Sorimachi cast aside his thick cloak, tossing it with an old friend's levity to Virara. He wouldn't need it inside. His workman's clothes barely concealed a powerful build, ropy muscles honed from ages of backbreaking fieldwork. Dark green hues in all of his clothes easily soaked up the earthen dyes of his profession, but he seemed to keep the threadbare uniform in good condition, a reflection of his pride. Removing his gardening gloves and buckling them at his side, Sorimachi bowed deeply in a surprisingly graceful, almost genteel motion. With the same curling of the fingers he ushered Chachanji onward towards the dark cherry-wood manor door, inviting the boy in as if it were simply his own modest farm hut-but not Virara.


"... Hm?"


The girl's forward march was abruptly halted at the raising of Sorimachi's newly-ungloved hand. His gaze settled down upon her, as his fingers plucked the sedge hat from his head. His eye was almost watery with an apologetic, pitying cast, but it had all the glimmer of a cold, cut stone. It was not unlike Virara's own stare.


"Beg your pardon, miss, but the Coordinator ain't acceptin' visitors."


Virara's teeth ground furiously behind her tightening lips. Had she not endeavored to overcome her own terse mind, worked her fingers to the bone to get the calligraphy correct? She'd exchanged so many drafts from table to wastebin waiting for the one perfect copy that would get the merchant recluse's attention, tapped Edda's training and expertise, as much for the reassurance that he might pay her some attention as for the penmanship of a true lady. Virara's fingers, worn rough by her training as much as Sorimachi's, closed upon themselves in bitter chagrin. The penmanship of a true lady. A polite tongue. They were all insurmountable walls, challenges that could not be pulverized through repetition and effort. Yet that was all Virara had. Where was her answer?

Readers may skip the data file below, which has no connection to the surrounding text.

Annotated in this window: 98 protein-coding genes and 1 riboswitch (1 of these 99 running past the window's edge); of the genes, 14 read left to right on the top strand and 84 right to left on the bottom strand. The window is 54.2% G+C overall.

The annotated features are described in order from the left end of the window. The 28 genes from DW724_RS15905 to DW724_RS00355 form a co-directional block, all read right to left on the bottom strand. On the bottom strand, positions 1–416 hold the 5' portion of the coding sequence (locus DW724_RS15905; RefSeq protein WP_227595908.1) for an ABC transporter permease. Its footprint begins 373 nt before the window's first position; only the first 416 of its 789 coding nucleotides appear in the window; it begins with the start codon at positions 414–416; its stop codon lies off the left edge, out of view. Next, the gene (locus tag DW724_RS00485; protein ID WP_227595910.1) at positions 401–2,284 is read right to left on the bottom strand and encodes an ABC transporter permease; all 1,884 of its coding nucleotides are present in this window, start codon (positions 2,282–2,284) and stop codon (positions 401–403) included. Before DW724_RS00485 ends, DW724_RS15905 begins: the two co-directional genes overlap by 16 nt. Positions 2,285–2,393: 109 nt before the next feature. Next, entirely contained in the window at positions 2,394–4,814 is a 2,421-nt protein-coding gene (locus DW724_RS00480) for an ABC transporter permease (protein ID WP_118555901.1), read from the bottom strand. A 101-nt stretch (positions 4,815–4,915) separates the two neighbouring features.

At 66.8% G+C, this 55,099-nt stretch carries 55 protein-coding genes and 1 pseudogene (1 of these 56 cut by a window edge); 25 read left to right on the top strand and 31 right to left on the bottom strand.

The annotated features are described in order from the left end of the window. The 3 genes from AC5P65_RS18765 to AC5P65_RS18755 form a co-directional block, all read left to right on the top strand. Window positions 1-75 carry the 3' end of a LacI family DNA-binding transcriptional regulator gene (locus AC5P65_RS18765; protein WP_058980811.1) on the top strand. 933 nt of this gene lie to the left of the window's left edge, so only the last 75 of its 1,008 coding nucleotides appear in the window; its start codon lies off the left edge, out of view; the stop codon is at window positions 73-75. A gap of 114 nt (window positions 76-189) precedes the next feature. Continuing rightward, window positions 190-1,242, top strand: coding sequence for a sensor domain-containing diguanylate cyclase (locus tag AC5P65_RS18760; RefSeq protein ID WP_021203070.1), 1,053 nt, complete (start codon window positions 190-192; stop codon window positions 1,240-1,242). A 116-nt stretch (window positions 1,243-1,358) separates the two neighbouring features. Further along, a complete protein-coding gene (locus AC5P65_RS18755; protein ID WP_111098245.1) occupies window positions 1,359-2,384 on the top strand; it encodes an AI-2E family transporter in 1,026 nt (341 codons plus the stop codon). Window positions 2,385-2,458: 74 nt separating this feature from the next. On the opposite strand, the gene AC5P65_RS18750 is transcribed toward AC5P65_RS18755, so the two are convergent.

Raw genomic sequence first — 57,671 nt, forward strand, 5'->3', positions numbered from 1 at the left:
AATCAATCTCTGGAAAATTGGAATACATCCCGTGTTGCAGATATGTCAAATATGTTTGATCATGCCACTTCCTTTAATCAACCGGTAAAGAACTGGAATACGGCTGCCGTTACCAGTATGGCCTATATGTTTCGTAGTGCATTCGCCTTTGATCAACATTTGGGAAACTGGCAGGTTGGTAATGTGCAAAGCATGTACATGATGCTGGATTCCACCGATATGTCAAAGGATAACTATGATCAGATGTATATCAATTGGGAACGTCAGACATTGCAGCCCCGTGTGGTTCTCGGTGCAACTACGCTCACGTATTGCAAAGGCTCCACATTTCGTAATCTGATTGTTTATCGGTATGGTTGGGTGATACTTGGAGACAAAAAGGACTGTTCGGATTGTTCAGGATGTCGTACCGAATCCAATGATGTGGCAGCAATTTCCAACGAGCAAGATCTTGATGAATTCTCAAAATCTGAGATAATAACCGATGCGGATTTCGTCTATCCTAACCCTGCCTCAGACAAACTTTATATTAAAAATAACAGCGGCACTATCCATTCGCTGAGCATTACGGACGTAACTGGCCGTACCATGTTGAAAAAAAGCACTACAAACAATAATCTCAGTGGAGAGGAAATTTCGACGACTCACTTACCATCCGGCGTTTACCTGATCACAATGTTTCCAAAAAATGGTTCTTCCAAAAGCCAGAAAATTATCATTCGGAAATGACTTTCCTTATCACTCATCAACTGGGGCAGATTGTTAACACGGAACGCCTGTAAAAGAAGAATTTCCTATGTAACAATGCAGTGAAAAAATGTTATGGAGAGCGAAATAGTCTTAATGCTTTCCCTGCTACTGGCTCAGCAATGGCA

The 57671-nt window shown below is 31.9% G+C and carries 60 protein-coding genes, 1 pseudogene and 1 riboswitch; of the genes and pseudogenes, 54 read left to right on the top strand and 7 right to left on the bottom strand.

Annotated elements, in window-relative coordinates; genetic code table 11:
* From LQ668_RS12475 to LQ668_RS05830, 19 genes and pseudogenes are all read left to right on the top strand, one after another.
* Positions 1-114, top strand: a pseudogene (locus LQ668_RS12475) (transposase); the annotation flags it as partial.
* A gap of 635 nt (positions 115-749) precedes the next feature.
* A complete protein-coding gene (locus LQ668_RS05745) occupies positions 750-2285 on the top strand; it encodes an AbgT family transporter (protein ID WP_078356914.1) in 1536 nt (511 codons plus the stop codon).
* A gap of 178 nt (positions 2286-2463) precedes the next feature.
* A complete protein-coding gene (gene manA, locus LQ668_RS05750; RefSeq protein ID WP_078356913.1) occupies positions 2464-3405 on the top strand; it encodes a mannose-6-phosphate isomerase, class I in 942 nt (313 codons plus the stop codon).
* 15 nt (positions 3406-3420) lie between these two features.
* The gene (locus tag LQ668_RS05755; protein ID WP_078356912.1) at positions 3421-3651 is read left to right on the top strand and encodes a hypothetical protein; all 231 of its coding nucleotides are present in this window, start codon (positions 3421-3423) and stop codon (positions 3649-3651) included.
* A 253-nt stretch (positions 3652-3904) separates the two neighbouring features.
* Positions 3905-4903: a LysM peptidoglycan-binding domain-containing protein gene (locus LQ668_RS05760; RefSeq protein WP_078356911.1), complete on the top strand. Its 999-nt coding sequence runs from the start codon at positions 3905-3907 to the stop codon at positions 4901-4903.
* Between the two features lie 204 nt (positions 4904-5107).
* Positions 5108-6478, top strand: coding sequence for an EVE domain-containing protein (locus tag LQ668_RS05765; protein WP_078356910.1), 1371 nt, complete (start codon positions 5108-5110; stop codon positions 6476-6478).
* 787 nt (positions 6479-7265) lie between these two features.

"Even Chagenji. Even Chagenji is lured here. I am lured here. Yet he will not permit me. He aims to shame me. In parts equal to my desire for his knowledge, Kuze mocks me!"


Sorimachi was welcoming to Chachanji. But he looked upon Virara as if she were a mangy stray. The cloak was a shield against shame, not the wind, the same way an old man might humor a wild dog with his dinner scraps if it whined piteously enough. There was no malice there, but neither was there any recognition of a Spoken.




Lowering her gaze to the tiles that permitted no scratches, Virara's firm, small shoulders sunk, and she could only bite her lip, words imprisoned behind her impermeable face. 


"Why? What does he know about me? About Tsuchigumo?"